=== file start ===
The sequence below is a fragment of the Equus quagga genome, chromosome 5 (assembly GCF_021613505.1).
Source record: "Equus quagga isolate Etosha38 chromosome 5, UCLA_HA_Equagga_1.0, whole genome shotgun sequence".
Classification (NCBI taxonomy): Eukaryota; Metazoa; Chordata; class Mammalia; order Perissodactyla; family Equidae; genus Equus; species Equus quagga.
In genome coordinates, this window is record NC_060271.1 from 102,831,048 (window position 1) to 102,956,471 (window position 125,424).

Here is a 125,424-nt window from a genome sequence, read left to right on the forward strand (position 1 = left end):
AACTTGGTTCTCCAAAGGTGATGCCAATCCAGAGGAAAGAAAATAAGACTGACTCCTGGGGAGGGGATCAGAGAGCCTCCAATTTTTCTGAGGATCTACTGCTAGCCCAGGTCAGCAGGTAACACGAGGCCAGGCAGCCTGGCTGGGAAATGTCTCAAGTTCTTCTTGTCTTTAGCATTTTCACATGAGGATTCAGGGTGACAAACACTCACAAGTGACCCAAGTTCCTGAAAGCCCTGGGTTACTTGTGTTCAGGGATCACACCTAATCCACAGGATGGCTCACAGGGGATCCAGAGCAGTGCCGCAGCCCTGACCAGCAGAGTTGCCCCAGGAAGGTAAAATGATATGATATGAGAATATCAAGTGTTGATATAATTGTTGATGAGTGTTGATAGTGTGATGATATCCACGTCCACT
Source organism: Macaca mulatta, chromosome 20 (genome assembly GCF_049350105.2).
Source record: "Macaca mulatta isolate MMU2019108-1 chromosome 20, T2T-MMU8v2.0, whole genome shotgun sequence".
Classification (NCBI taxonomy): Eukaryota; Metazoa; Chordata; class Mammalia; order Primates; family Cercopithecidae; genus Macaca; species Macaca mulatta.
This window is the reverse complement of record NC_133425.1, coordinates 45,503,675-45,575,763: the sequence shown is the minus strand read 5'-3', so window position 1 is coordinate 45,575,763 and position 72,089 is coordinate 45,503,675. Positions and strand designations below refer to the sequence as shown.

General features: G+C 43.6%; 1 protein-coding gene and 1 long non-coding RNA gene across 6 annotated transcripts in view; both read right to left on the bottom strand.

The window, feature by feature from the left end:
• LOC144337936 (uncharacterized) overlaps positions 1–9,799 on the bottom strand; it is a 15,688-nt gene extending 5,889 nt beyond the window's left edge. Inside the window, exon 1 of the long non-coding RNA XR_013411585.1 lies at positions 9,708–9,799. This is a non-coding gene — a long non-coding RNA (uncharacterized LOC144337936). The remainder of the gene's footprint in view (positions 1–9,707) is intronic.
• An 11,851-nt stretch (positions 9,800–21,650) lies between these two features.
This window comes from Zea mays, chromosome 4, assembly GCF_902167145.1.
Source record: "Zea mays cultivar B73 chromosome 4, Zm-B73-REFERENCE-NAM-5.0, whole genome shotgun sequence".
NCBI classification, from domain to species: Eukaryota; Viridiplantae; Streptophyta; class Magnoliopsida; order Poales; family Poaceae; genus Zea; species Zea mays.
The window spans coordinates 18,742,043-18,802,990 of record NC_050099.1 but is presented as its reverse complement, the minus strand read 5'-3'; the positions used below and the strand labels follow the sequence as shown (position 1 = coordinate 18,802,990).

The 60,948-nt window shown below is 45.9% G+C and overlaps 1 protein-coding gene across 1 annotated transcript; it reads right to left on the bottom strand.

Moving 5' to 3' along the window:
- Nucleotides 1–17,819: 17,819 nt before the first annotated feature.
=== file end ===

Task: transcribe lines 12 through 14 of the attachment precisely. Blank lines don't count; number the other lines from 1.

The window, feature by feature from the left end:
• LOC144337936 (uncharacterized) overlaps positions 1–9,799 on the bottom strand; it is a 15,688-nt gene extending 5,889 nt beyond the window's left edge. Inside the window, exon 1 of the long non-coding RNA XR_013411585.1 lies at positions 9,708–9,799. This is a non-coding gene — a long non-coding RNA (uncharacterized LOC144337936). The remainder of the gene's footprint in view (positions 1–9,707) is intronic.
• An 11,851-nt stretch (positions 9,800–21,650) lies between these two features.